Hospital’s OR fitted with new ‘flight deck’
One of the reasons for the success of current home makeover reality television shows is the contagious excitement of watching a family discover their home has been completely renovated and improved.That same excitement can be felt pulsing through Aspen Valley Hospital’s surgery department these days as the hospital nears completion of a state-of-the-art renovation of its three operating rooms.”It’s hard to relay the excitement around here,” director of perioperative services John Rockafellow said. “From surgeons to nurses to patients, everyone will be impacted.”The hospital has spent approximately $2 million dollars on renovations, half of which has gone to the physical expansion of the operating area. A small operating room – OR3 – has been expanded to full size. Several storage closets for disposable operating equipment have been built. And a new staff lounge has been added.But what has everyone talking is the new technology that’s been installed. Last May, AVH hired a Massachussets-based information technology company, Smith and Nephew, to install cutting-edge equipment in the operating rooms.Each operating room has been transformed to something that looks akin to the flight deck on Star Trek. A central, touch-screen control panel activates various cameras and plasma-screen televisions throughout the room. Old, awkward trolleys have been removed for equipment suspended from the ceiling.The technology is all interfaced through a digital data storage system. Whereas X-rays once had to be delivered by hand from the emergency room to the operating theater, now a surgeon can call up pictures in the operating rooms with the touch of a button. Soon, the operating rooms will be linked with doctors offices in Aspen, such as The Orthopedic Associates of Aspen, so that surgeons can consult their in-town colleagues midsurgery. The technology will also be used for teaching; students can watch a surgery from elsewhere in the hospital, or even in Aspen, without crowding the operating theater.”It’s not changing the techniques we use during surgery,” orthopedic surgeon Dr. Mark Purnell said. “It’s just making them easier and better.”Hospital spokeswoman Ginny Dyche said the new information technology will also bolster hospital revenues by increasing efficiency in the operating rooms. By cutting down on the time it takes to transfer medical data and records, the hospital can perform more surgeries with less waste, bringing more income and greater patient care, according to Dyche.The improvements are part of recommendations made in 2002 by the Joint Commission on Accreditation of Healthcare Organizations (JCAHO), an independent, not-for-profit organization that evaluates and accredits healthcare organizations across America. The commission’s 2002 audit stated that the hospital’s operating area must be improved by May 2005.The hospital is planning a public open house to show off the new operating area once renovations are completed in early November.Eben Harrell’s e-mail address is email@example.com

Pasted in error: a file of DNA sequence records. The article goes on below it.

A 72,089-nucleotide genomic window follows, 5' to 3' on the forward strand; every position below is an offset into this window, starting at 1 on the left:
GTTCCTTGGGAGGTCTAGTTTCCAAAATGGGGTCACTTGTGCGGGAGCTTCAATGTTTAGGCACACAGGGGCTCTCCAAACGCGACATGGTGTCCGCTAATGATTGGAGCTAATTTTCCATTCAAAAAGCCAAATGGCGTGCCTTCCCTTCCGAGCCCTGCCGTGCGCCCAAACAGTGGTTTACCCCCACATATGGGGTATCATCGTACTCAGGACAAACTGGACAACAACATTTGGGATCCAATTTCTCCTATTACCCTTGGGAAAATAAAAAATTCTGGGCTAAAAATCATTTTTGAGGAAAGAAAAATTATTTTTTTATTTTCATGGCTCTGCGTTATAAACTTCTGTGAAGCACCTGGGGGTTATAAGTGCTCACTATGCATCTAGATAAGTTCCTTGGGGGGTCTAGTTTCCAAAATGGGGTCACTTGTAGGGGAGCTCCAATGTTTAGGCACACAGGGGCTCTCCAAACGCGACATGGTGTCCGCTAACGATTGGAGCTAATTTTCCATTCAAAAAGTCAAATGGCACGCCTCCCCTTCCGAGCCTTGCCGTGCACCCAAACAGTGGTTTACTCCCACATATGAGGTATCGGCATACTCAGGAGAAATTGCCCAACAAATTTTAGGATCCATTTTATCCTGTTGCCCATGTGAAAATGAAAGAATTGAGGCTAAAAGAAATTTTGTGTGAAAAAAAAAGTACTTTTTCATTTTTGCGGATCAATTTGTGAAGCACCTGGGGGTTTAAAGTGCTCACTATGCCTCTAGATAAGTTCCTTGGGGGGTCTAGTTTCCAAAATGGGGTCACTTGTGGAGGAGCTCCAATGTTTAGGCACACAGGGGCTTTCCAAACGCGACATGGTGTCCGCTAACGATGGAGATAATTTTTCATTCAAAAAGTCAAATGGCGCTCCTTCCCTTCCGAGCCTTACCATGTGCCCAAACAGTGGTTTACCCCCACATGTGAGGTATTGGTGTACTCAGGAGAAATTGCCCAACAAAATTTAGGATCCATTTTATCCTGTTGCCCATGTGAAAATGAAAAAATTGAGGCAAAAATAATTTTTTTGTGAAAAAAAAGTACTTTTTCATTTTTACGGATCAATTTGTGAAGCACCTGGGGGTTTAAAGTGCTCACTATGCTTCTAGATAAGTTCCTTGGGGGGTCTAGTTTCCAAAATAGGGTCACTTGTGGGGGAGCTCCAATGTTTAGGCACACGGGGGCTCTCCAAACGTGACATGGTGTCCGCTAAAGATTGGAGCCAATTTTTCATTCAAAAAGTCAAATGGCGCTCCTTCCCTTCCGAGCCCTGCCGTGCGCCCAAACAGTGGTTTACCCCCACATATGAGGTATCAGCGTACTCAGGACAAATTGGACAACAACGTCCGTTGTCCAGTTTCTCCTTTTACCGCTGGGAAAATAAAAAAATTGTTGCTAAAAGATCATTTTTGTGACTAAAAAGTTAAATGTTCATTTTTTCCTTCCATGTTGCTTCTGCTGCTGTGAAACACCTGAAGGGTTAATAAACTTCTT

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Lift-Up has helped feed hungry families in the Roaring Fork Valley for 38 years, but experienced in a surge in demand this year because of the coronavirus pandemic. It is making changes to meet the demand and address allegations of incidents of discrimination.